Owing to a high dropout rate from schools due to discrimination, many transgenders are not able to receive education which could have given them an opportunity to enter private or government job market.
Will Separate Schools Get Rid of Social Stigma?
Abdul Rasheed, popularly known as Reshma, is a transwoman who sings at the weddings. She says that she is exploited daily; she does not get paid properly and sometimes she does not get paid at all.
Reshma says that after the wedding is over, no one bothers to care for her and often it happens that she is asked to leave.
In the past, she has been denied the due amount for her singing. And once she tried to raise her voice against it, she was beaten by the customer and chased away from the mohalla.
Reshma says that there should be separate schools for the transgenders so that they can receive education “freely without fear”.
Rehabilitation of Transgenders into Mainstream
Aijaz Ahmed Bund, a transgender activist, has been fighting for the rights of the transgender community in Kashmir since 2001. Aijaz Ahmed Bund, who belongs to a well-established business family, decided to take up the cause of the transgenders after he had a detailed discussion with a matchmaker who had visited his home with a marriage proposal for one of his sisters.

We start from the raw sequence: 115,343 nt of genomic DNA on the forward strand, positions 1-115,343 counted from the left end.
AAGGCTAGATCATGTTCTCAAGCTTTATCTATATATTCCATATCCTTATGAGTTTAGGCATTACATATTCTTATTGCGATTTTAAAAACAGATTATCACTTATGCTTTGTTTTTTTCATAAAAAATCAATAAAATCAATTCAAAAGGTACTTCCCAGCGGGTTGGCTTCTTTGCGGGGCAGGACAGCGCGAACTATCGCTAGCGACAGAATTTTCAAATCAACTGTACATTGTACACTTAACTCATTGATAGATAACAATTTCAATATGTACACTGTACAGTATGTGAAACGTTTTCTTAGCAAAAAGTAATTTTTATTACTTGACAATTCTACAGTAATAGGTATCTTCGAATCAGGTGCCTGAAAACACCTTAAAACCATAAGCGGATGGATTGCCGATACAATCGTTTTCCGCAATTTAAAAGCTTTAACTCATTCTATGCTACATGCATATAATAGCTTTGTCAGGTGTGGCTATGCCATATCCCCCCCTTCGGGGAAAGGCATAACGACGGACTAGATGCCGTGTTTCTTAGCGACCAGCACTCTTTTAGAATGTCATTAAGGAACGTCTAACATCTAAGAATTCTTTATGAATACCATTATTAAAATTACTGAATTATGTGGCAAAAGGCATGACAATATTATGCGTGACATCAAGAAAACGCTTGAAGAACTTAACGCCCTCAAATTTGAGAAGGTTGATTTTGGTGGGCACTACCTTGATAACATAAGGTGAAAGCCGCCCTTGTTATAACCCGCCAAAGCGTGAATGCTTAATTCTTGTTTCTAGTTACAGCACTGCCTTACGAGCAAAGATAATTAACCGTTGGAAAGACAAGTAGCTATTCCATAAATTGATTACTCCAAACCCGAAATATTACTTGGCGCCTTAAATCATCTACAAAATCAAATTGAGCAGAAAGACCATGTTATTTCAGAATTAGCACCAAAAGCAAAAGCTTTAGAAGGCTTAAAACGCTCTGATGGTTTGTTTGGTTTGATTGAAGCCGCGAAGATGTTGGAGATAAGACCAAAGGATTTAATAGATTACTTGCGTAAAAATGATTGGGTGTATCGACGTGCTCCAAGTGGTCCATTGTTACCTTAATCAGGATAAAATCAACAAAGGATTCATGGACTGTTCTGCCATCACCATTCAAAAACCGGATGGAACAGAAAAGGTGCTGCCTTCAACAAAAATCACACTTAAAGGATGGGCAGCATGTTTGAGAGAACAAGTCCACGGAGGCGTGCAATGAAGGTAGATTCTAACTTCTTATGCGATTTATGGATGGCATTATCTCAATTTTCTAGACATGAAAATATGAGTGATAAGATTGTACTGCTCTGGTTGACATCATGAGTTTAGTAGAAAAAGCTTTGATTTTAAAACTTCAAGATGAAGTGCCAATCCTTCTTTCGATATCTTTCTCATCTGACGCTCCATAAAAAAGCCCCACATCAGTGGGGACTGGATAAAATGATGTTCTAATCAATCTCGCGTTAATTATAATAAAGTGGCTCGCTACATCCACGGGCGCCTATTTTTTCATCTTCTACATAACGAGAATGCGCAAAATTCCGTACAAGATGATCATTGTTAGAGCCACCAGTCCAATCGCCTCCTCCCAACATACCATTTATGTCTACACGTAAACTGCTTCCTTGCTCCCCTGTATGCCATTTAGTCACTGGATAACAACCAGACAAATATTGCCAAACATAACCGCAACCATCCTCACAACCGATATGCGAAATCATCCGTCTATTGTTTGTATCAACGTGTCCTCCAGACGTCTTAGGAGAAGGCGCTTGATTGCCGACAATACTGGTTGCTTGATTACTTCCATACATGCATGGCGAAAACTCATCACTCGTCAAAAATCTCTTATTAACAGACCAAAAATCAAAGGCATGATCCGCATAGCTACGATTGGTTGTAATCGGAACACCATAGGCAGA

Moved by their plight, Bund knocked the doors of the Jammu and Kashmir social welfare department, agitating for the extension of social welfare programmes – meant for the poor and destitute – to transgender people as well. He asked for constituting a welfare board to redress their grievances as well.
In 2013, Bund approached the state human rights commission with the plea. The case lingered on for the next four years without any outcome. In May this year, Bunds and two of his colleagues filed the PIL in high court.
Bund, now working with an NGO to create awareness about the community among school-going children, has found support from both family and friends for the cause.
In his 2013 paper titled Other Sex: A Study on Problems of Transgender Women of District Srinagar for the International Journal of Scientific Research, Bund, based on interviews with a 100 transgender people, talked about the harassment that they face – including verbal abuse, assault, bullying, sexual violence and social restrictions. This has forced some from the community to migrate and avoid participation in social institutions like schools, attend weddings and festivals and go to places of worship.
In 2017, Bund wrote a book, Hijras of Kashmir: A Marginalised Population, the first of its kind. The book is, in the word of Bund, an ethnographic “narrative of abuse.” The book has 20 authorised narratives of the people from the transgender community. It reveals their life, the struggles, the abuse that they face both from the state and the society, besides documenting the daily life of the transgender people in Kashmir.
Cameraperson: Nayeem Rather
Producer: Akanksha Kumar
(Nayeem Rather is an independent journalist based out of Srinagar, Jammu & Kashmir)